What if three brilliant musicians from three different worlds reached out to each other to create a unique musical triptych based around the music of Johann Sebastian Bach? The baroque composer's masterpieces have inspired artist-in-residence Jean-Paul Estiévenart, oboist Marcel Ponseele and keyboard player Anthony Romaniuk for a project in which Bach's music alternates with idiosyncratic interpretations and improvisations. Like a true triptych, their performance consists of three parts: 'Misery', 'Transition' and 'Transfiguration'. Bach looks approvingly over their shoulders, for doesn't the number '3' stand for the divine Trinity?
Two so different worlds, baroque and jazz, meet where the distinction between them disappears. By touching the hearts of the listeners, we understand that Music is a Universal Language that transcends everything. Marcel Ponseele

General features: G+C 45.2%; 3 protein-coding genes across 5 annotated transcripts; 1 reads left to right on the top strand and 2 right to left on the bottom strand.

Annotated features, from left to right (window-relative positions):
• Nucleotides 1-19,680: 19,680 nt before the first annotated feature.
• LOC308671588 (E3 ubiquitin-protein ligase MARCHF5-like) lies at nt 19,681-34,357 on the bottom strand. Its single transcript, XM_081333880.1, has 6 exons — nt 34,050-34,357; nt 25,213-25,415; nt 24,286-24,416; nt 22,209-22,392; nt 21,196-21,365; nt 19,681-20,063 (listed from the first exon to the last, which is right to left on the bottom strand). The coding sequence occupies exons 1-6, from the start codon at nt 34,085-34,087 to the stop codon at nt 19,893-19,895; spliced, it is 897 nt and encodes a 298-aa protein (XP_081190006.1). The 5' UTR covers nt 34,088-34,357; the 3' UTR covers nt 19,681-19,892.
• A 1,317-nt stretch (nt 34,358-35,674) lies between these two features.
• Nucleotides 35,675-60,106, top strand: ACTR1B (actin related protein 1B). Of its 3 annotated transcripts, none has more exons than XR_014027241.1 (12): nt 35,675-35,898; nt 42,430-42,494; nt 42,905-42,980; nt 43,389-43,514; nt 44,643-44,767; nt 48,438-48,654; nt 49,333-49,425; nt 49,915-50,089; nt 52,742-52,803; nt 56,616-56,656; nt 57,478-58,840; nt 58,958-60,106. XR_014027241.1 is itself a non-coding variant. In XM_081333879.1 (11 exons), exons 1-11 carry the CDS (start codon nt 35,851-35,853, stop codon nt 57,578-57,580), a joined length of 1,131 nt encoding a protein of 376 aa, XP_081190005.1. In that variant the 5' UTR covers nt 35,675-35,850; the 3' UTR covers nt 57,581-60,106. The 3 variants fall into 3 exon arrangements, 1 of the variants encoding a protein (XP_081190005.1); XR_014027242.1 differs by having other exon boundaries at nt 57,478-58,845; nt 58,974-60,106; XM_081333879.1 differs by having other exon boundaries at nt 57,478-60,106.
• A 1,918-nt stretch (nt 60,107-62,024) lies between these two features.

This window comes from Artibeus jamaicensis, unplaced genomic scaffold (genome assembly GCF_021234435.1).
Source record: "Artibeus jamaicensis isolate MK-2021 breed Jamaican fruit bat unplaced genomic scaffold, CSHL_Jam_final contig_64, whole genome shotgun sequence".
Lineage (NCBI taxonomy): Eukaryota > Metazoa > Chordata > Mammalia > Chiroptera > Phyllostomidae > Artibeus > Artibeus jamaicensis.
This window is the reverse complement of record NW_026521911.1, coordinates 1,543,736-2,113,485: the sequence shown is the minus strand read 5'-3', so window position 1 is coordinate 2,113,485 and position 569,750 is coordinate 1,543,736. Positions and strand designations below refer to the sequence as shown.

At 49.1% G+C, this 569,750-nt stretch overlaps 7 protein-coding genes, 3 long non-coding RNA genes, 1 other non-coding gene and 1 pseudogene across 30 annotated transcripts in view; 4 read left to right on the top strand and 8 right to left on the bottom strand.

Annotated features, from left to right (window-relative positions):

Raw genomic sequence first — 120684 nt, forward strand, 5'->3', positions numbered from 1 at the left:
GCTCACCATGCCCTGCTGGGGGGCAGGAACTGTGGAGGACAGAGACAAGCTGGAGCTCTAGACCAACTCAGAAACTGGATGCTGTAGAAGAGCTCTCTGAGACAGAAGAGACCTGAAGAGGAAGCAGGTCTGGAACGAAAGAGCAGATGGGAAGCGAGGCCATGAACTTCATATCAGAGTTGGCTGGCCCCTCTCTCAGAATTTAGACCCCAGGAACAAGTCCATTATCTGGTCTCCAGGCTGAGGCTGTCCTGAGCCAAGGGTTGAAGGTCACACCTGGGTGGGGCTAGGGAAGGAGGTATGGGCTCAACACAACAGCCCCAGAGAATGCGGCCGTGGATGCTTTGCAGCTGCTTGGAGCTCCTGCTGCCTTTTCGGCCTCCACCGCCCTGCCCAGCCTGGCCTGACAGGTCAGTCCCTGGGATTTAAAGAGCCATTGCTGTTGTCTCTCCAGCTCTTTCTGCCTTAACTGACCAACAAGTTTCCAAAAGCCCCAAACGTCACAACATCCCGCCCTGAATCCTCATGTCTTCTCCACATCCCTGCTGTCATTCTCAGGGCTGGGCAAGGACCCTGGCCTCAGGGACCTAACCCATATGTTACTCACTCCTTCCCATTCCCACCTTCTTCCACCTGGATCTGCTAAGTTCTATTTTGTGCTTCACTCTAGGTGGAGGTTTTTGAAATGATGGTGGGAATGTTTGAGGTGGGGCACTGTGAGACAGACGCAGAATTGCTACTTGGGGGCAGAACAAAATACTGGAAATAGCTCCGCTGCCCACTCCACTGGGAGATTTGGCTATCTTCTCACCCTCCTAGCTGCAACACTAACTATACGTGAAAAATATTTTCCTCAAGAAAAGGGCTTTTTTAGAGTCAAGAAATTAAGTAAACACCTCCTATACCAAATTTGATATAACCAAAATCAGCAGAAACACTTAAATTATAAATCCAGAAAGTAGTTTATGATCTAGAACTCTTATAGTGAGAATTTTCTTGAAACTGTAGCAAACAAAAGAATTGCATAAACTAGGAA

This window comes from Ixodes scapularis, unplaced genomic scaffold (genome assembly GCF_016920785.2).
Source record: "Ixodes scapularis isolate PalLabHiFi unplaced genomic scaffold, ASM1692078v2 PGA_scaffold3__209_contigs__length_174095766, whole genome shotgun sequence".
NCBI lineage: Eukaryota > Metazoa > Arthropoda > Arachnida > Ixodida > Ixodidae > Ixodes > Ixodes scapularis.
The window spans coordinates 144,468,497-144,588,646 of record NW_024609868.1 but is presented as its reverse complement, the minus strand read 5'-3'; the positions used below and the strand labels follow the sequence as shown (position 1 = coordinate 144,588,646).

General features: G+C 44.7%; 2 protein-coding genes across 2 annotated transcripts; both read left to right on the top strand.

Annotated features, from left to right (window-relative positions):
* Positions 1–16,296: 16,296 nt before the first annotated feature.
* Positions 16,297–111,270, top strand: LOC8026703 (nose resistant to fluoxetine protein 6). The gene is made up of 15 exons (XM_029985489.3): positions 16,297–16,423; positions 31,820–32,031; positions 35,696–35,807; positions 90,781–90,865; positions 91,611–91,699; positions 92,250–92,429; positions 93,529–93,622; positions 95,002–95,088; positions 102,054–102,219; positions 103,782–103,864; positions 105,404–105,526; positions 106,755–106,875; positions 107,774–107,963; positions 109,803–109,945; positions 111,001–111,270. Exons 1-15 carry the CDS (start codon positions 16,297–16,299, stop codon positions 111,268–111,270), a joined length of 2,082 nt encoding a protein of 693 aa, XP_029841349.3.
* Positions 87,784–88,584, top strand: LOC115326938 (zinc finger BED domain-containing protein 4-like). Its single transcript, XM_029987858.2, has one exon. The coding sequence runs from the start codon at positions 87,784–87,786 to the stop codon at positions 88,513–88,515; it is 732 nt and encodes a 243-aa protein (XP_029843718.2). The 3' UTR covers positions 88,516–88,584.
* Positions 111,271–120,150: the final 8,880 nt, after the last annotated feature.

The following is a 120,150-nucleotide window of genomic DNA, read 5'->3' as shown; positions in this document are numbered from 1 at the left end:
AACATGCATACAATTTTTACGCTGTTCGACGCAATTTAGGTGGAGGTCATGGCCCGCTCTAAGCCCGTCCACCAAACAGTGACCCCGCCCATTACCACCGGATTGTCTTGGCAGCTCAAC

Within the traditional formula of an acoustic quintet, he manages to transform his pure melodies into pieces of contemporary improvisation, bursting in all directions. The result will appeal to jazzfans from the 50s and 60s as well as to melodic music lovers. Vers L'Avenir.
He knows how to draw the intersection between the past and the present of Jazz in a purely acoustic way. Jazzenzo
Estiévenart, who wrote all the music, gives a lot of space to the members of his group. But in the end, he himself makes the greatest impression: subtle trumpet player, strong compositions. De Standaard
And whoever thought it was only harmony and melody would be disappointed. Improvisation always plays a leading role in the music of this incredible Belgian trumpet player. Jazz Nu